India Set for Bumper Kharif Crop with Good Monsoon and Increased Sowing

While the pandemic hits other sectors badly, there is satisfactory progress in the agriculture sector with Kharif sowing setting a record high. India set for bumper Kharif crop with good monsoon and increased sowing.

State-Wise Improvement

The sowing coverage under Kharif crops has gone up in almost all states. With 100% irrigation, Punjab has managed to come at par with a year ago levels of paddy, cotton, and maize. However, the cotton plantation in Gujarat has dropped by 13% to 22.7 lakh due to the rainfall deficit. That apart, groundnut sowing in Gujarat has jumped by 34% owing to  77% above average rains in Saurashtra and Kutch region. Adequate monsoon in Telangana and Rajasthan has boosted sowing coverage under all the major Kharif crops.

Increase in the Area Under Kharif Crop

This season, India has covered 1 thousand 63 lakh hectare area under Kharif crops till now. This is 8.5% more than last year’s coverage. According to data released by the Ministry of Agriculture and Farmers Welfare, rice has witnessed an increase of 12% in its total sowing area, from 351.86 lakh ha to 308.51 lakh. While the area under coarse cereal saw a jump of 5.84 lakh ha, oilseed cultivation has spiked over 14%. Also, sugarcane has gone up to about 52.02 lakh ha as against 51.40 lakh ha in last year. The area under cotton rises from 121.58 lakh ha to 125.48 lakh ha this year.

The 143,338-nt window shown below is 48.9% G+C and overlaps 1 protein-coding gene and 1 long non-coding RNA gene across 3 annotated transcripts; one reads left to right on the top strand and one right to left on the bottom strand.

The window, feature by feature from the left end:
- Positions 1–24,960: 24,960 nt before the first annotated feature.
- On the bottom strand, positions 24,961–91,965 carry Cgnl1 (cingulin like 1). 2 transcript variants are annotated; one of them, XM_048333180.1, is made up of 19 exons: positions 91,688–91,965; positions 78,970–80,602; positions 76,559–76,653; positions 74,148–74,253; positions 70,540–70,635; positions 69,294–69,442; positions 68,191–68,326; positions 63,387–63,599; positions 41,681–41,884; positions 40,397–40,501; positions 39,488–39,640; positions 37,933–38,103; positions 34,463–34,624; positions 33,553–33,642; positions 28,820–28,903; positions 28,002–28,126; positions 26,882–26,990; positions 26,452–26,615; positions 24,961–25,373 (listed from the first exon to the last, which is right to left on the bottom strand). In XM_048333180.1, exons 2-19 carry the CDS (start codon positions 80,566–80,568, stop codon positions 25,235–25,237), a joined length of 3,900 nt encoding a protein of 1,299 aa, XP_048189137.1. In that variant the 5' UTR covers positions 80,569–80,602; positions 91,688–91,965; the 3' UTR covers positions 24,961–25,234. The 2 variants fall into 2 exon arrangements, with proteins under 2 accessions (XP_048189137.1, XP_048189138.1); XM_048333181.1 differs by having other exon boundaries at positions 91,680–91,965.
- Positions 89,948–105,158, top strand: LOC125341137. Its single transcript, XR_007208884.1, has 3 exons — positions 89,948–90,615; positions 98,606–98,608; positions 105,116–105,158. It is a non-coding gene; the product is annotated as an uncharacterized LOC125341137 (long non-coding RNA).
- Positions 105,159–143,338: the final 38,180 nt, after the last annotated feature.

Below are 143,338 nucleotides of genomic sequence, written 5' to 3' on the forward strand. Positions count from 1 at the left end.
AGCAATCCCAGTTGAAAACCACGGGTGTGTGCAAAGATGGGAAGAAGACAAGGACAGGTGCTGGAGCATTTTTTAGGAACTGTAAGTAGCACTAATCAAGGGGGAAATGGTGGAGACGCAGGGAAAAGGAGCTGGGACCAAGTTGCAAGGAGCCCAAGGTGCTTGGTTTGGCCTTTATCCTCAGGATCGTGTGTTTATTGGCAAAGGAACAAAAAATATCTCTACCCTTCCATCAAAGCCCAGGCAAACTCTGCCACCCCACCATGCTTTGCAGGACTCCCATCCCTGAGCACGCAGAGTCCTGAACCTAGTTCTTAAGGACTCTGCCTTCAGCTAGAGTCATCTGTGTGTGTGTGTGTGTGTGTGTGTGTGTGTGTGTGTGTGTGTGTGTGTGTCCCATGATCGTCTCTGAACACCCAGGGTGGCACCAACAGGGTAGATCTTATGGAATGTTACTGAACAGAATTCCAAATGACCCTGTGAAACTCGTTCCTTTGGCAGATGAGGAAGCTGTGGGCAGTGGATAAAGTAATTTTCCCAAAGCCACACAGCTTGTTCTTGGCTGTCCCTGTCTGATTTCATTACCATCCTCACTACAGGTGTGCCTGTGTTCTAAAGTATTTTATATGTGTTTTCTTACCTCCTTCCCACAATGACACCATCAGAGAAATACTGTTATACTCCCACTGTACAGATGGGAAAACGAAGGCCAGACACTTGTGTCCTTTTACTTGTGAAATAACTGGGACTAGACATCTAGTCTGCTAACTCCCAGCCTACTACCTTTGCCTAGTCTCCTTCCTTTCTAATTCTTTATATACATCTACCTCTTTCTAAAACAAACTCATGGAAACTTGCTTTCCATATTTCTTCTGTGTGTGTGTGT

Better Price Expected- Experts

Though good monsoon will play its part, the government has aided farmers with several reforms like better access to the market to level up their economic strength. Hanish Kumar Sinha, head of research and development at National Bulk Handling Corporation, predicts that if the rest of the monsoon goes well, the country can expect a record Kharif crop. BV Mehta, executive director, Solvent Extractors’ Association, said that the situation looks comfortable with timely rainfall. However, Bimal Kothari, vice president, Indian Pulses and Grains Association expressed his concerns over excessive rain.

Mangla Rai, director-general of the Indian Council for Agriculture Research attributed the increase to proportionately distributed and well-precipitated rains. Shiraj Hussain, former Union agriculture secretary, said that a reasonable price is expected in the international market this year. 

In all, the Indian agriculture sector is seeing historic Kharif sowing this year.

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